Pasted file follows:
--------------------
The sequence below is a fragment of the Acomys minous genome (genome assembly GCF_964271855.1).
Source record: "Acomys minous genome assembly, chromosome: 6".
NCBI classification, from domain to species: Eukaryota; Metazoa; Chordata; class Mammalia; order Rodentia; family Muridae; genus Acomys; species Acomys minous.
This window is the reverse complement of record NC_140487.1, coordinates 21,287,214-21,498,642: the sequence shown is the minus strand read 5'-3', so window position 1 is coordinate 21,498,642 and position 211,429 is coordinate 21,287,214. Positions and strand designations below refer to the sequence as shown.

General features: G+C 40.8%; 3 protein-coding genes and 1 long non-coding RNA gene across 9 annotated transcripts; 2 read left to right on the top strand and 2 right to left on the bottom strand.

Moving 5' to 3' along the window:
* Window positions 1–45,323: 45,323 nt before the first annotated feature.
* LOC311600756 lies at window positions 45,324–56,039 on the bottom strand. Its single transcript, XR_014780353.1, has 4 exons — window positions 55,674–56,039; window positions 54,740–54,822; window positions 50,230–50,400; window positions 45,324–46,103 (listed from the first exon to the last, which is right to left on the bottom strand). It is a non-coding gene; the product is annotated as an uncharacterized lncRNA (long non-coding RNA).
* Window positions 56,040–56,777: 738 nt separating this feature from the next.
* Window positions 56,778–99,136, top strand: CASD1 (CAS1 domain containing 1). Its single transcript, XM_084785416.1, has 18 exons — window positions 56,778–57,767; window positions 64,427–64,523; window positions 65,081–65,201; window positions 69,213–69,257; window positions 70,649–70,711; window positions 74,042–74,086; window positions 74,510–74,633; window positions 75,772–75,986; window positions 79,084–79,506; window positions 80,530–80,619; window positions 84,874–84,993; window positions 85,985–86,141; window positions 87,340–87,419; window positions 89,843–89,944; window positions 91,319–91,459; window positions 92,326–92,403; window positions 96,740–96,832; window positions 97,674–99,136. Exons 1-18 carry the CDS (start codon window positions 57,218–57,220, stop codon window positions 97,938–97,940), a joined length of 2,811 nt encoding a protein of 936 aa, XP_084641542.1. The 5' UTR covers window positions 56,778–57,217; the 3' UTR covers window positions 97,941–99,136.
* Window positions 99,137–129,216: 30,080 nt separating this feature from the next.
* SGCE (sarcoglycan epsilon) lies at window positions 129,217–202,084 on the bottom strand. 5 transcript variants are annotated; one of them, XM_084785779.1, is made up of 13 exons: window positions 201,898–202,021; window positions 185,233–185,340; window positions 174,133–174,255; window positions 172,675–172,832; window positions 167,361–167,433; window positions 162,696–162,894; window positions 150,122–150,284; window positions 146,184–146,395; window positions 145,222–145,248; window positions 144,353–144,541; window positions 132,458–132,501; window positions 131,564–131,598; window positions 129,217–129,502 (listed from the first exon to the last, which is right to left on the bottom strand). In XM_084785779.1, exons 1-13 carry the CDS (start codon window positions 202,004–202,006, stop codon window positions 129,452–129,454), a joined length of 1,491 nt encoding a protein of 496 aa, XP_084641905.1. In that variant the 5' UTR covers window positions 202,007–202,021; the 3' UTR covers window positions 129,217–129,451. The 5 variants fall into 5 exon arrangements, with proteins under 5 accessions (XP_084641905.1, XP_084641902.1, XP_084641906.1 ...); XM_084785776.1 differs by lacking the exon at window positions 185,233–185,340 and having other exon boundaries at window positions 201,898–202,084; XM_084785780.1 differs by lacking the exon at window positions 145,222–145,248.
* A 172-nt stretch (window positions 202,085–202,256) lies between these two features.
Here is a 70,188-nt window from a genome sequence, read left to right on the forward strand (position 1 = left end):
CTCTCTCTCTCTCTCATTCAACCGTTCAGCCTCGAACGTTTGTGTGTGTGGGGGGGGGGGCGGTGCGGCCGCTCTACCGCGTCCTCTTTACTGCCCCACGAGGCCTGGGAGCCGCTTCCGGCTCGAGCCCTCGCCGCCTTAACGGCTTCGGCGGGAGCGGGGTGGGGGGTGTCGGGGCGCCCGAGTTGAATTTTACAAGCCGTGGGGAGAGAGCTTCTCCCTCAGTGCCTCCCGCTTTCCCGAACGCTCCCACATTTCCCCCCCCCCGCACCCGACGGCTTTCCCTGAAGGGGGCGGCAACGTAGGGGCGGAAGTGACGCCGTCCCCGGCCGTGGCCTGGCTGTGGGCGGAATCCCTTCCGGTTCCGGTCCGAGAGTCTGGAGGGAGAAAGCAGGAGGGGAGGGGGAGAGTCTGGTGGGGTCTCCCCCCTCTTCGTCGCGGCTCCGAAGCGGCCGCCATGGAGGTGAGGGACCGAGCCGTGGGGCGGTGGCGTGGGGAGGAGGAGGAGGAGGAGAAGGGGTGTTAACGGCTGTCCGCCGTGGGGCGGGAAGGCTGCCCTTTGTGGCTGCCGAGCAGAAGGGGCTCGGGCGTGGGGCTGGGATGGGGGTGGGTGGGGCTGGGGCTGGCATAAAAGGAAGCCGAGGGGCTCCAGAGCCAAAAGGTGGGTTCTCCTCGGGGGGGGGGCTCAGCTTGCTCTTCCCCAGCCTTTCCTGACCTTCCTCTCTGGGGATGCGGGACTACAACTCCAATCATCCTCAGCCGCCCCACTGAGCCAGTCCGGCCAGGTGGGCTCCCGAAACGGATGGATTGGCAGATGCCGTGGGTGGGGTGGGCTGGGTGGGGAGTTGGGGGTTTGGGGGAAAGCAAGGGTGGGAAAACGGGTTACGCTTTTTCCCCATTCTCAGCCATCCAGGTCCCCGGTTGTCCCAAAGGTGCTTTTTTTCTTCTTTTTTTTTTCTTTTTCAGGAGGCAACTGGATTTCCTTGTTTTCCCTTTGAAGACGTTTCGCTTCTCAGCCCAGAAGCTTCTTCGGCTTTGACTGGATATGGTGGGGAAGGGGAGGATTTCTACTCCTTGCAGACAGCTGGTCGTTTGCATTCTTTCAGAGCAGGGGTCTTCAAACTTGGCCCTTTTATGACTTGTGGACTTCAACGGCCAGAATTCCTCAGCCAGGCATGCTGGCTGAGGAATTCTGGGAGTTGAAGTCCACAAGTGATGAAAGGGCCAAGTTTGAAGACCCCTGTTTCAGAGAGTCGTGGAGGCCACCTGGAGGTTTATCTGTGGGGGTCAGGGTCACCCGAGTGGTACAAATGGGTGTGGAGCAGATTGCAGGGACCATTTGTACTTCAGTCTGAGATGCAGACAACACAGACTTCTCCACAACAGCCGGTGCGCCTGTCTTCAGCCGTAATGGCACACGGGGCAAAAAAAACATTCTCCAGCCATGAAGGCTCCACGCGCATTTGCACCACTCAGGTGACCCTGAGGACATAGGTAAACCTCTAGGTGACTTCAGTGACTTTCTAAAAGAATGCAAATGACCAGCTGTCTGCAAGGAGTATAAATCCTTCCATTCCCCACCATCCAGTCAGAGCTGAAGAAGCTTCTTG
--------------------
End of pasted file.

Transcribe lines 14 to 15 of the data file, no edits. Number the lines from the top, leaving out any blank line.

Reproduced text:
Here is a 70,188-nt window from a genome sequence, read left to right on the forward strand (position 1 = left end):
CTCTCTCTCTCTCTCATTCAACCGTTCAGCCTCGAACGTTTGTGTGTGTGGGGGGGGGGGCGGTGCGGCCGCTCTACCGCGTCCTCTTTACTGCCCCACGAGGCCTGGGAGCCGCTTCCGGCTCGAGCCCTCGCCGCCTTAACGGCTTCGGCGGGAGCGGGGTGGGGGGTGTCGGGGCGCCCGAGTTGAATTTTACAAGCCGTGGGGAGAGAGCTTCTCCCTCAGTGCCTCCCGCTTTCCCGAACGCTCCCACATTTCCCCCCCCCCGCACCCGACGGCTTTCCCTGAAGGGGGCGGCAACGTAGGGGCGGAAGTGACGCCGTCCCCGGCCGTGGCCTGGCTGTGGGCGGAATCCCTTCCGGTTCCGGTCCGAGAGTCTGGAGGGAGAAAGCAGGAGGGGAGGGGGAGAGTCTGGTGGGGTCTCCCCCCTCTTCGTCGCGGCTCCGAAGCGGCCGCCATGGAGGTGAGGGACCGAGCCGTGGGGCGGTGGCGTGGGGAGGAGGAGGAGGAGGAGAAGGGGTGTTAACGGCTGTCCGCCGTGGGGCGGGAAGGCTGCCCTTTGTGGCTGCCGAGCAGAAGGGGCTCGGGCGTGGGGCTGGGATGGGGGTGGGTGGGGCTGGGGCTGGCATAAAAGGAAGCCGAGGGGCTCCAGAGCCAAAAGGTGGGTTCTCCTCGGGGGGGGGGCTCAGCTTGCTCTTCCCCAGCCTTTCCTGACCTTCCTCTCTGGGGATGCGGGACTACAACTCCAATCATCCTCAGCCGCCCCACTGAGCCAGTCCGGCCAGGTGGGCTCCCGAAACGGATGGATTGGCAGATGCCGTGGGTGGGGTGGGCTGGGTGGGGAGTTGGGGGTTTGGGGGAAAGCAAGGGTGGGAAAACGGGTTACGCTTTTTCCCCATTCTCAGCCATCCAGGTCCCCGGTTGTCCCAAAGGTGCTTTTTTTCTTCTTTTTTTTTTCTTTTTCAGGAGGCAACTGGATTTCCTTGTTTTCCCTTTGAAGACGTTTCGCTTCTCAGCCCAGAAGCTTCTTCGGCTTTGACTGGATATGGTGGGGAAGGGGAGGATTTCTACTCCTTGCAGACAGCTGGTCGTTTGCATTCTTTCAGAGCAGGGGTCTTCAAACTTGGCCCTTTTATGACTTGTGGACTTCAACGGCCAGAATTCCTCAGCCAGGCATGCTGGCTGAGGAATTCTGGGAGTTGAAGTCCACAAGTGATGAAAGGGCCAAGTTTGAAGACCCCTGTTTCAGAGAGTCGTGGAGGCCACCTGGAGGTTTATCTGTGGGGGTCAGGGTCACCCGAGTGGTACAAATGGGTGTGGAGCAGATTGCAGGGACCATTTGTACTTCAGTCTGAGATGCAGACAACACAGACTTCTCCACAACAGCCGGTGCGCCTGTCTTCAGCCGTAATGGCACACGGGGCAAAAAAAACATTCTCCAGCCATGAAGGCTCCACGCGCATTTGCACCACTCAGGTGACCCTGAGGACATAGGTAAACCTCTAGGTGACTTCAGTGACTTTCTAAAAGAATGCAAATGACCAGCTGTCTGCAAGGAGTATAAATCCTTCCATTCCCCACCATCCAGTCAGAGCTGAAGAAGCTTCTTG